Live long and ... Facebook?

​BY INGA KIDERRA

Is social media good for you, or bad? Well, it's complicated. A study of twelve million Facebook users suggests that using Facebook is associated with living longer—when it serves to maintain and enhance your real-world social ties.


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The study, which the researchers emphasize is an association study and cannot identify causation, was led by UC San Diego researchers William Hobbs and James Fowler, collaborating with colleagues at Facebook and Yale. It is published in Proceedings of the National Academy of Sciences.

The findings confirm what scientists at the UC San Diego Center for Healthy Aging have been preaching for a long time about the offline world: People who have stronger social networks age more successfully and live longer. But the new study documents that what happens online may matter also.

“Interacting online seems to be healthy when the online activity is moderate and complements interactions offline,” said Hobbs, who worked on the study as a UC San Diego doctoral student. “It is only on the extreme end, spending a lot of time online with little evidence of being connected to people otherwise, that we see a negative association.”

Fowler, professor of political science in the UC San Diego Division of Social Sciences and of global public health in the UC San Diego School of Medicine, said, “Happily, for almost all Facebook users, what we found is balanced use and a lower risk of mortality.”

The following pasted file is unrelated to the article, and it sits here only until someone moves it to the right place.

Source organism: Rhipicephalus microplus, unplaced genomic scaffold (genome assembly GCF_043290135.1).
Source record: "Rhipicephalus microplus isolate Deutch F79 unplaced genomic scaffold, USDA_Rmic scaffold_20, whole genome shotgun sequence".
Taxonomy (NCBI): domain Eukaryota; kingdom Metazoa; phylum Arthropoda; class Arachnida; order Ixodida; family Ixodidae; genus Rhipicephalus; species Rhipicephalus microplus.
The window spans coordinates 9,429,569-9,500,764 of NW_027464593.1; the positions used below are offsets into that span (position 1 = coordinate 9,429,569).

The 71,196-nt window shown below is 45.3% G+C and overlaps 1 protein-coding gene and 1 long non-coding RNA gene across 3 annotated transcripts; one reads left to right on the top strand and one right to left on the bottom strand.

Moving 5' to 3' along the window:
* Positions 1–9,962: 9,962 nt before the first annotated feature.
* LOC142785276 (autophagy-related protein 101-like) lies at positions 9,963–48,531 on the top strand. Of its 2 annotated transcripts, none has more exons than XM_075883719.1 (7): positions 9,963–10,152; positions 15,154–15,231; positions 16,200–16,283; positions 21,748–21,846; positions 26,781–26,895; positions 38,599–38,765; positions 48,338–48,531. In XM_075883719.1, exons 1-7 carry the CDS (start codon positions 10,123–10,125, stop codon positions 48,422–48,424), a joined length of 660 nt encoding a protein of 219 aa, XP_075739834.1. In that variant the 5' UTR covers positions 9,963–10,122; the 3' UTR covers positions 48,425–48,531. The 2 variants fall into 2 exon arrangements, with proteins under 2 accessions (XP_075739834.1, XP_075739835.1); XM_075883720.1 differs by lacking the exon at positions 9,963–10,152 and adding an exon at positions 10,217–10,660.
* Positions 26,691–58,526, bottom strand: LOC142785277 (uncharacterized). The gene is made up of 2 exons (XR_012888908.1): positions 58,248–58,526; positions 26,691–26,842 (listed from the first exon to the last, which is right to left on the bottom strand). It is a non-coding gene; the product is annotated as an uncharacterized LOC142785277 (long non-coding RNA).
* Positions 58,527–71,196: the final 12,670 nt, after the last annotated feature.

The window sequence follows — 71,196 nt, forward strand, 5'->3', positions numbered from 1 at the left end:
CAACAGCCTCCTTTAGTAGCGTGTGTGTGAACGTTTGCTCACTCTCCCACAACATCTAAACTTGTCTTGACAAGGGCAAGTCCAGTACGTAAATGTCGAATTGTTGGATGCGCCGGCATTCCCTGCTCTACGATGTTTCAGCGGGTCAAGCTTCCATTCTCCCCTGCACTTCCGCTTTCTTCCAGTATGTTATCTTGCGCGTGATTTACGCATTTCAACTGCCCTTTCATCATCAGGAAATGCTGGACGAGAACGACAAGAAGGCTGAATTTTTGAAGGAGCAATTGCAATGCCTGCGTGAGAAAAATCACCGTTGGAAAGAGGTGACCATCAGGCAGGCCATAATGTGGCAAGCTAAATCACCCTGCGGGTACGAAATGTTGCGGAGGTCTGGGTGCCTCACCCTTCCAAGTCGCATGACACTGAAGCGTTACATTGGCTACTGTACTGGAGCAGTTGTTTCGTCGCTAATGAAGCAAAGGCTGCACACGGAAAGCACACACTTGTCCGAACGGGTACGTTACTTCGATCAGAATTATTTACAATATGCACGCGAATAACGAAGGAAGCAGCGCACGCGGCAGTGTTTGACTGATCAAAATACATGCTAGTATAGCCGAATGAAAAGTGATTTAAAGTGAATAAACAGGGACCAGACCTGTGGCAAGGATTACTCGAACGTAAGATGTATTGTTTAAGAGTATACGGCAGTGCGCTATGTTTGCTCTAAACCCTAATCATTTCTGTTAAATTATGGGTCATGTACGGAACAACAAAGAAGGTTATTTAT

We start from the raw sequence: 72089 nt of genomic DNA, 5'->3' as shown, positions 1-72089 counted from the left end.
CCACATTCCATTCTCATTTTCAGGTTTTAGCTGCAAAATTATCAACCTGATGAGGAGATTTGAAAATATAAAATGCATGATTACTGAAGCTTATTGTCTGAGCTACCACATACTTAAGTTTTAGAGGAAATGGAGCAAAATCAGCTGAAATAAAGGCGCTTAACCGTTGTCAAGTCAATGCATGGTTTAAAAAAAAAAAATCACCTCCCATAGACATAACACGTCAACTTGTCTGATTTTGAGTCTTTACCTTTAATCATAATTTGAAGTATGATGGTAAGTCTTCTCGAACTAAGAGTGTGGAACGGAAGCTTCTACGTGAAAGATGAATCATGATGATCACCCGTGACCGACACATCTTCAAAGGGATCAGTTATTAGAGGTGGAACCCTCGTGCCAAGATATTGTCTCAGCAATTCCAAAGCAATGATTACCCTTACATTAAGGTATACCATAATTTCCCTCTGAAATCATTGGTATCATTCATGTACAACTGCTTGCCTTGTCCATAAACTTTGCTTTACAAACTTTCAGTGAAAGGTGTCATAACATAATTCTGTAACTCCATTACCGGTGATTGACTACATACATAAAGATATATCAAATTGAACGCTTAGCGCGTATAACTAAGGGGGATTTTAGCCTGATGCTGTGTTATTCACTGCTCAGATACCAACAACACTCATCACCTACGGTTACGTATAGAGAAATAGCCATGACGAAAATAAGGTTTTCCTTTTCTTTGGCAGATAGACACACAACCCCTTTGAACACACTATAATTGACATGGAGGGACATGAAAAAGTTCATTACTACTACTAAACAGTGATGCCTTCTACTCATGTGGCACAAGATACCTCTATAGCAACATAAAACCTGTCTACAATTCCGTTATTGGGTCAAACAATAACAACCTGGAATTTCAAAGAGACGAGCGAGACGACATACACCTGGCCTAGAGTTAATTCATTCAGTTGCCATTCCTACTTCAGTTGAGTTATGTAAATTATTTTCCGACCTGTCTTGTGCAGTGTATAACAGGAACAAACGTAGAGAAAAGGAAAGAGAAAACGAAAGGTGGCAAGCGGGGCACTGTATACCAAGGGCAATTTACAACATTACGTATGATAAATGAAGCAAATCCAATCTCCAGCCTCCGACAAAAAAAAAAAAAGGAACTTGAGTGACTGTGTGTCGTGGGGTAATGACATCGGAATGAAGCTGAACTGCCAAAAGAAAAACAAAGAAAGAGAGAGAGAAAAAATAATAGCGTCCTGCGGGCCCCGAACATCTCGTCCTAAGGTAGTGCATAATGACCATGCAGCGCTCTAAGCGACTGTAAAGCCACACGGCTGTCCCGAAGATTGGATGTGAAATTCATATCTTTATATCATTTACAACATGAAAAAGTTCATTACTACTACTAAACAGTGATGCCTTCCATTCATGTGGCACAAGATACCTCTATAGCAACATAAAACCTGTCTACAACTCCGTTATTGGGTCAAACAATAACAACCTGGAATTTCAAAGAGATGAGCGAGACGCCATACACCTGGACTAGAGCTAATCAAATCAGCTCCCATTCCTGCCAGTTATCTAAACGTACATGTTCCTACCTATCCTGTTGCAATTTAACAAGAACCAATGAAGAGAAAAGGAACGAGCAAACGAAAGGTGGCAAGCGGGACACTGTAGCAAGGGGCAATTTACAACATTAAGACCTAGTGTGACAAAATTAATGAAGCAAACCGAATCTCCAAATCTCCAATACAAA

The researchers matched Facebook users in California with vital records from the state Department of Public Health. To preserve privacy, after being automatically matched on name and birthdate, the data was deidentified and aggregated. All analyses were performed on the aggregate data, and all data was observational.

The researchers studied counts of online activity over six months, comparing the activity of those still living to those who had died. All of those studied were born between 1945 and 1989, and all the comparisons were made between people of similar age and gender.

The first finding is that those who are on Facebook live longer than those who are not. In a given year, the average Facebook user is about 12 percent less likely to die than someone who doesn’t use the site. But that’s the researchers’ crudest measure, they note, and might be because of social or economic differences between the user and nonuser groups.

Among people who do use Facebook, people with average or large social networks, in the top 50 percent to 30 percent, lived longer than those in the lowest 10 percent—a finding consistent with classic studies of offline relationships and longevity.

Those on Facebook with highest levels of offline social integration—as measured by posting more photos, which suggests faceto-face social activity—have the greatest longevity. Online-only social interactions, like writing wall posts and messages, showed a nonlinear relationship: Moderate levels were associated with the lowest mortality.

“The association between longevity and social networks was identified by Lisa Berkman in 1979 and has been replicated hundreds of times since,” said Fowler. “Social relationships seem to be as predictive of lifespan as smoking, and more predictive than obesity and physical inactivity. We’re adding to that conversation by showing that online relationships are associated with longevity, too.”



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